President Joe Biden's recent Executive Order 14036 contains initiatives intended to lower drug prices for patients, create more competition to increase wages for workers, promote innovation, and foster economic growth. As part of it, on Sept. 9 Health and Human Services Secretary Xavier Becerra proposed additional legislative and administrative actions.
The drug price-reduction legislative proposals are perennials; their inclusion reflects both their popularity and the difficulty in attaining them.
Two executive order proposals – one to import cheaper drugs from Canada and the other seeking new authority to negotiate Medicare outpatient drug costs – stem from the 2003 law that established Medicare's Part D drug insurance coverage, which banned negotiation by the government of Medicare Part D drug prices. Both have been non-starters.
The 2003 law allowed the HHS secretary to authorize the importation of prescription drugs from Canada as long as they "pose no additional risk to the public's health and safety" and "result in a significant reduction in the cost of covered products to the American consumer." The final Food and Drug Administration regulations for importation were issued only in October 2020.
However, the Canadian government opposes this export, and manufacturers dislike it because they lack sufficient Canadian inventory to meet the potential increased demand from the U.S. No drugs have ever been imported under that law.
Various unsuccessful efforts since 2003 testify to the extreme difficulty of removing the ban on negotiating Medicare Part D drug prices. However, the reconciliation bill this fall might offer a unique opportunity to achieve it.
The cost of generic drugs and biosimilars (copies of "biological drugs," or "biologics") should be less than the original branded products, because they introduce greater competition to the marketplace. Indeed, most pharmaceuticals sold today in the U.S. are lower-priced generics. However, some generics with only a single U.S. source have been priced astonishingly high, which diminishes the expected savings. The introduction of biosimilars has not grown nearly as rapidly, because of their much greater difficulty in replicating the branded originals, and also a variety of governmental and other hindrances.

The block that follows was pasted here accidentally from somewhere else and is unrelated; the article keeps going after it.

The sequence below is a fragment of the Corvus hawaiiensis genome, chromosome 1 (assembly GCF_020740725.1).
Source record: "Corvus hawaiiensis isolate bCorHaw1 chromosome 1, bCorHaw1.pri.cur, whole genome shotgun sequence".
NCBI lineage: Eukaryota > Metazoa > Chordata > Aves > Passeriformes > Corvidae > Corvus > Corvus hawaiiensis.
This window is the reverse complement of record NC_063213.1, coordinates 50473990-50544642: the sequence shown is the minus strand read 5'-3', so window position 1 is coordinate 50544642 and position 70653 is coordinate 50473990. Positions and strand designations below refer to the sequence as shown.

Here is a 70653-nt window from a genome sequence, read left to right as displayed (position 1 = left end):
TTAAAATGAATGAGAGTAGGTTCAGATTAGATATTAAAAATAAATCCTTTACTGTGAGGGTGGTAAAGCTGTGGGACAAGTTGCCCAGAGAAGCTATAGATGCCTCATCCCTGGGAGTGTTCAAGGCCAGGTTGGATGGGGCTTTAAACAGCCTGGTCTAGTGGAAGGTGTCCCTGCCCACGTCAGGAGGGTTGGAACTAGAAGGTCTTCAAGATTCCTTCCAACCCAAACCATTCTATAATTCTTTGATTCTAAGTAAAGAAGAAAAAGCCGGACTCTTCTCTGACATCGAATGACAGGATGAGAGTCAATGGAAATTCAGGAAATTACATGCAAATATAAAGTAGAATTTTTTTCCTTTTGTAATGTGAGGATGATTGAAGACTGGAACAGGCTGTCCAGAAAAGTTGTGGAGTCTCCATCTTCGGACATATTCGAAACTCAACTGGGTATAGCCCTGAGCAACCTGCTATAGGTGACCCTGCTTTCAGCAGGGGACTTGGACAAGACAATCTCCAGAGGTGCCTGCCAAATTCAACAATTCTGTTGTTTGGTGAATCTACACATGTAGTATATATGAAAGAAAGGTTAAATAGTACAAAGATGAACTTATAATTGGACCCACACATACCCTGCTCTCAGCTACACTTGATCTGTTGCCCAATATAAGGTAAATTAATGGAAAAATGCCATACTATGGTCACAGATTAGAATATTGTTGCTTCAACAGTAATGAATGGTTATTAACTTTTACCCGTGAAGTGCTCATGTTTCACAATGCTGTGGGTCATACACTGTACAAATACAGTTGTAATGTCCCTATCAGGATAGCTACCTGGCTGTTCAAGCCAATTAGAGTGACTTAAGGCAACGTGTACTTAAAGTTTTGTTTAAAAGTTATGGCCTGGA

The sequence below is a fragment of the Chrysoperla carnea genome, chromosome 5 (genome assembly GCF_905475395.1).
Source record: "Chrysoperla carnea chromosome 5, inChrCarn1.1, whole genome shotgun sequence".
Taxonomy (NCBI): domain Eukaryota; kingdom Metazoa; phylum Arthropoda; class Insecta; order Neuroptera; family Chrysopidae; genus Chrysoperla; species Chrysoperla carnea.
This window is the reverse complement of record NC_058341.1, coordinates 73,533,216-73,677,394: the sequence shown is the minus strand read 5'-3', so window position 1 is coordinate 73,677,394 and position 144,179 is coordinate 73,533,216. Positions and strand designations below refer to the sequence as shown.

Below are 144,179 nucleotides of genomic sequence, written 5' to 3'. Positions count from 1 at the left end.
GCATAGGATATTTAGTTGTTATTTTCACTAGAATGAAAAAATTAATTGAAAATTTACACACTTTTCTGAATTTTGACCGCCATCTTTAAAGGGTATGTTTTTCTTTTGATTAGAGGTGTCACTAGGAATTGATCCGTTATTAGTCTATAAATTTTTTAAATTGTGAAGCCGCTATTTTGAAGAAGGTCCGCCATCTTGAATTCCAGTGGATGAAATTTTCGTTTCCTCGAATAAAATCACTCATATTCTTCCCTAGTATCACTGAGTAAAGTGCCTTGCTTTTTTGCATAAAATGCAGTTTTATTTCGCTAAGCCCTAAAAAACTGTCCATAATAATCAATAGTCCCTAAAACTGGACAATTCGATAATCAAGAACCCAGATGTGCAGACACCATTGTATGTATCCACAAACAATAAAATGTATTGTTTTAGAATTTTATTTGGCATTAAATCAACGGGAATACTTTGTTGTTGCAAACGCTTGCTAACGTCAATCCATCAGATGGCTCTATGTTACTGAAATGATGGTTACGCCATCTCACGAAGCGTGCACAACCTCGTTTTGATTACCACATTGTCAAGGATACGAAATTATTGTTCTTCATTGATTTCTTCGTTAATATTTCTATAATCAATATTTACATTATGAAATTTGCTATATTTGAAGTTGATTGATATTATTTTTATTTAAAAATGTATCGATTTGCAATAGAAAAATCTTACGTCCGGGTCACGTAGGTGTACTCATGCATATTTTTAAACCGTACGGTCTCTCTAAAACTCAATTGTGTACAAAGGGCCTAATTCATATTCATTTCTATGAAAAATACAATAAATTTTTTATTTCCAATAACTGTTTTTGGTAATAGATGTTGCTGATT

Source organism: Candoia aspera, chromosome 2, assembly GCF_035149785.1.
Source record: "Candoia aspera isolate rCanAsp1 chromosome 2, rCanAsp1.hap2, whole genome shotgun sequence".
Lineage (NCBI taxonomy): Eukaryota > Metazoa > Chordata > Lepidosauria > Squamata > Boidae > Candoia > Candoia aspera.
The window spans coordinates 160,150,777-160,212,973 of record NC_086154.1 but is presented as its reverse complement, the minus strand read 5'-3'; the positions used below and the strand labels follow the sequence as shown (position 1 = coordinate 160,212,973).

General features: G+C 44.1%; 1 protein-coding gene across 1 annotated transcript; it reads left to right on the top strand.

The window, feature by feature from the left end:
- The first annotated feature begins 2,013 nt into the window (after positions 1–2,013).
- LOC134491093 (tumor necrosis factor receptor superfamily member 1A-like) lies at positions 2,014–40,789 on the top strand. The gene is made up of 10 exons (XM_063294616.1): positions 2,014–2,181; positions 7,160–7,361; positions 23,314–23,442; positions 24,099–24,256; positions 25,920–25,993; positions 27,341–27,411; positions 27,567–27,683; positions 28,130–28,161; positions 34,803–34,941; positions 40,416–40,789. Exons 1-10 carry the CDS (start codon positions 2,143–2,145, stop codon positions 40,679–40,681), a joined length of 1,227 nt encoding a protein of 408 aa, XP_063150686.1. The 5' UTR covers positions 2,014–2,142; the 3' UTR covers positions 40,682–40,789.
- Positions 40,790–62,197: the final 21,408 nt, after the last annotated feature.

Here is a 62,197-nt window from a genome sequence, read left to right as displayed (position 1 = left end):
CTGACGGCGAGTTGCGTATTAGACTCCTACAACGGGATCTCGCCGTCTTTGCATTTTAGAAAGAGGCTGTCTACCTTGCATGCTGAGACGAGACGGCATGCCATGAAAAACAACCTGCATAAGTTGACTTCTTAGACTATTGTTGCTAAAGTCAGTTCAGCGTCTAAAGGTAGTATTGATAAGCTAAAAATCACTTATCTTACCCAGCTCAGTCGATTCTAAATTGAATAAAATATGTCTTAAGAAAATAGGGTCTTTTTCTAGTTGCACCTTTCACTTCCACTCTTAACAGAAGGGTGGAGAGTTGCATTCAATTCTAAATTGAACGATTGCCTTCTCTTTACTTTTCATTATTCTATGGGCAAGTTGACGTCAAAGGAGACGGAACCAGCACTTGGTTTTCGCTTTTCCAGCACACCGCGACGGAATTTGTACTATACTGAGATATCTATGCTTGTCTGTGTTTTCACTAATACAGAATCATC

The EO proposes that HHS agencies, including FDA and Centers for Medicare & Medicaid Services, the Commerce Department's Patent & Trademark Office, and the Federal Trade Commission seek to remove those obstacles. But because of the complexities associated with those agencies' regulations, the near-term likelihood of removing anticompetitive obstacles and quickly achieving the hoped for increases in generic approvals and savings is doubtful.
The EO created a White House Competition Council (WHCC) consisting of Cabinet and other senior officials, chaired by the director of the National Economic Council, to oversee the implementation of a range of actions in the EO and other possible reforms. In light of previous and expected strong opposition to most if not all legislative proposals that would lower drug prices, we would urge the council to look for administrative options that do not require congressional approval. HHS has offered some.
The pharmaceutical industry and the market for its drugs are global. China and India are the main sources for the essential "active pharmaceutical ingredients" (APIs) – the part of any drug that exerts the intended effects – used in manufacturing worldwide. Those countries are also the primary and sometimes the only sources of finished drugs and biological products. The WHCC and HHS should consider ways U.S. consumers and industry can benefit from greater competition, such as the development of alternative sources of APIs, the utilization of drug manufacturing in other advanced countries, importation of drugs approved in such countries, and other ways to enhance competition.